Melbourne has been hit with a thunderstorm asthma crisis which has left six people dead and others in a critical condition after heavy rain and wind struck the city on Monday.
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Thousands of people have suffered pollen allergy asthma attacks in the state of Victoria and hospitals are stretched to their limits, with thousands of residents phoning to report breathing problems.
The Herald Sun reports that 8,500 people were treated in hospitals for asthma in 24 hours.
In a statement on Sunday, Australia's health department said: "There have now been six deaths that may have occurred as a result of conditions relating to the thunderstorm asthma events on Monday."
Included in the six people who died are father-of-two Clarence Leo, 35-year-old Apollo Papadopoulos, 20-year-old law student Hope Carnevali and student Omar Moujalled.
Thunderstorm asthma is only known to have occurred several times before in Australia.
According to the Met Office, the rare outbreak is not yet fully understood as it is caused by a combination of factors. It is triggered during the summer by a combination of large storms caused by converging masses of air, high humidity and possibly high levels of air pollution.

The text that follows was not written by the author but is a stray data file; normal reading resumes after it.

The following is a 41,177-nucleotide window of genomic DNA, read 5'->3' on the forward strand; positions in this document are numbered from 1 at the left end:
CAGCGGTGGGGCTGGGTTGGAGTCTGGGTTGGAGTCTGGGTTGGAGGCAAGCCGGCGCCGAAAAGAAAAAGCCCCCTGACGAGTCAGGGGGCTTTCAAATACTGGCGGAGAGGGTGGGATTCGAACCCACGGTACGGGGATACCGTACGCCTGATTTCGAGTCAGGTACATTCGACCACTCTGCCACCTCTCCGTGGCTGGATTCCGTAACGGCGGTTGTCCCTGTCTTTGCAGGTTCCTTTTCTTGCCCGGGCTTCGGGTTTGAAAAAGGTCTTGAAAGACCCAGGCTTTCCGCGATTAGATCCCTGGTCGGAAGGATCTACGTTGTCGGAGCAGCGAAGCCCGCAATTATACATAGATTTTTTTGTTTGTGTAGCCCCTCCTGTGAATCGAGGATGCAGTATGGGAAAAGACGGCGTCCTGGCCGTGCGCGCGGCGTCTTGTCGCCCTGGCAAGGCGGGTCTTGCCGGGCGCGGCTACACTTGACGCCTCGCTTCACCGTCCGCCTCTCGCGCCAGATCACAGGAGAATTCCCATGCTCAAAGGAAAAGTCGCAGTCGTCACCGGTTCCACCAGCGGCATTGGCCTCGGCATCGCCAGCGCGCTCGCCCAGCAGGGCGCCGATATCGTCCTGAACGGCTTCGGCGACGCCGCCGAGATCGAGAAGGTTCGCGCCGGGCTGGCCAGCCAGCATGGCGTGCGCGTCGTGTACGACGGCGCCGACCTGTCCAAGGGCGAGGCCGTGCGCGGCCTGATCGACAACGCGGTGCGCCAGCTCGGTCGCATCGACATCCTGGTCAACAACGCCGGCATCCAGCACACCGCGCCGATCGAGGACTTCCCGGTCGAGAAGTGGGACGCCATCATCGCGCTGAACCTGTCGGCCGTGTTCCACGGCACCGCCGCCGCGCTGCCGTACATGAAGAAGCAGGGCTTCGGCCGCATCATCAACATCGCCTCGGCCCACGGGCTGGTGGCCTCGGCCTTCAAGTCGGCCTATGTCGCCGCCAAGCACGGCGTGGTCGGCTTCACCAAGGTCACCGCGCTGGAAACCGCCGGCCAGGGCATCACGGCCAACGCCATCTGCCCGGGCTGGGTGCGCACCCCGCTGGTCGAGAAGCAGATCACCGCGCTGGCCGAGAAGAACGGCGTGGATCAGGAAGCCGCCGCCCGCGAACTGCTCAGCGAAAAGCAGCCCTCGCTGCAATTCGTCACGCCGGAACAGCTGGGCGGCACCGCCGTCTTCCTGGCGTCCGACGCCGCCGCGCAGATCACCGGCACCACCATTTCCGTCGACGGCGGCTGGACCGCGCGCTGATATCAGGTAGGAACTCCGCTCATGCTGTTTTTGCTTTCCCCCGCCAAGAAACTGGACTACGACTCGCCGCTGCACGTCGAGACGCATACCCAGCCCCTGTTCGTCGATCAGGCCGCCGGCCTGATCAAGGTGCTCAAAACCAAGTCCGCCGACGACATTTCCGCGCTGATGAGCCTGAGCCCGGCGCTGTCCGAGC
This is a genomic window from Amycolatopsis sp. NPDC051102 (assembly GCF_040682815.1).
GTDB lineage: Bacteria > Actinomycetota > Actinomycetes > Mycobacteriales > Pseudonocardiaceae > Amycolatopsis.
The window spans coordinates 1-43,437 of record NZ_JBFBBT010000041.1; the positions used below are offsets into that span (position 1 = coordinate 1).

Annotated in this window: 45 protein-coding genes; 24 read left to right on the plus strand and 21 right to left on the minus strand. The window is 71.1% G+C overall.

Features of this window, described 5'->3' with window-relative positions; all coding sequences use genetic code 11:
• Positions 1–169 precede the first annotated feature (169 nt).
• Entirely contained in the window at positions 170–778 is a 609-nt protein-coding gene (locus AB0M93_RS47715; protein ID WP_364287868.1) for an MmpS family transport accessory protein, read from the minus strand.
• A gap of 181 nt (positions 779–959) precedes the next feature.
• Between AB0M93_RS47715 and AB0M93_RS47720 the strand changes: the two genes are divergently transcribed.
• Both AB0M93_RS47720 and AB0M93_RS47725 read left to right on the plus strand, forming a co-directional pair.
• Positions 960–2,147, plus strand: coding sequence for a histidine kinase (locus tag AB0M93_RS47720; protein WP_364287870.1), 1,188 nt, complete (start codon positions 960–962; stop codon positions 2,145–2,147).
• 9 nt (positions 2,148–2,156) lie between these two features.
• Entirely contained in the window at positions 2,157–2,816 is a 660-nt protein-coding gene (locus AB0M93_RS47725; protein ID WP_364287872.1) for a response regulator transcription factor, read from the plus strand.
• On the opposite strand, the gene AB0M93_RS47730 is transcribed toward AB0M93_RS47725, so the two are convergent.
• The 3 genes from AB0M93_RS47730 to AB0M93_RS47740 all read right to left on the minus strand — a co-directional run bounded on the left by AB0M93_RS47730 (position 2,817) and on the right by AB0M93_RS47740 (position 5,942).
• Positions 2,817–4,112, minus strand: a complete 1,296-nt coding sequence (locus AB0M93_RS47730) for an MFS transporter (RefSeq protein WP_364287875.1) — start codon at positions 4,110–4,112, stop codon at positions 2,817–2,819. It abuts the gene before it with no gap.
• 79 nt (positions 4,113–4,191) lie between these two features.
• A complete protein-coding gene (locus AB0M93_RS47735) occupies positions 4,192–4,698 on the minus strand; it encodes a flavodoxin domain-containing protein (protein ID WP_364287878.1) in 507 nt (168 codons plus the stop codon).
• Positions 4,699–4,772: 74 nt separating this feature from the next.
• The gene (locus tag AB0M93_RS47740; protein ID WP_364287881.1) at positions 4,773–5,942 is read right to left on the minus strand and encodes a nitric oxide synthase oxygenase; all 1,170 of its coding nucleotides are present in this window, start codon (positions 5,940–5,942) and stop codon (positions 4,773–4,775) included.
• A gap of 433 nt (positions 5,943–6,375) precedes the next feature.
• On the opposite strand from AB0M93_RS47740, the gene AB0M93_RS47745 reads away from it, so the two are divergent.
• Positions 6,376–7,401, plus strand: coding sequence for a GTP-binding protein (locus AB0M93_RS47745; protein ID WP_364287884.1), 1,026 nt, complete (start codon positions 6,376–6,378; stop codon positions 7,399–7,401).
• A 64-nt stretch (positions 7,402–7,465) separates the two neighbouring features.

As large thunderstorms pass over the land, they draw up pollen and spores, with very high humidity in the cloud causing these to break into pieces and penetrate deep into the lungs.
The Guardian reports that Melbourne has suffered the most lethal episode of thunderstorm asthma on record.
Professor Anthony Seaton, from the University of Aberdeen, told the newspaper: "I don't know of any event as severe as this."
Thunderstorm asthma attacks have previously been recorded in the UK, Italy and America.
In June 1994, a large outbreak of thunderstorm asthma in London led to 640 patients overwhelming hospital emergency departments.
Experts have warned that climate change is likely to bring an increase in frequency of the deadly storms.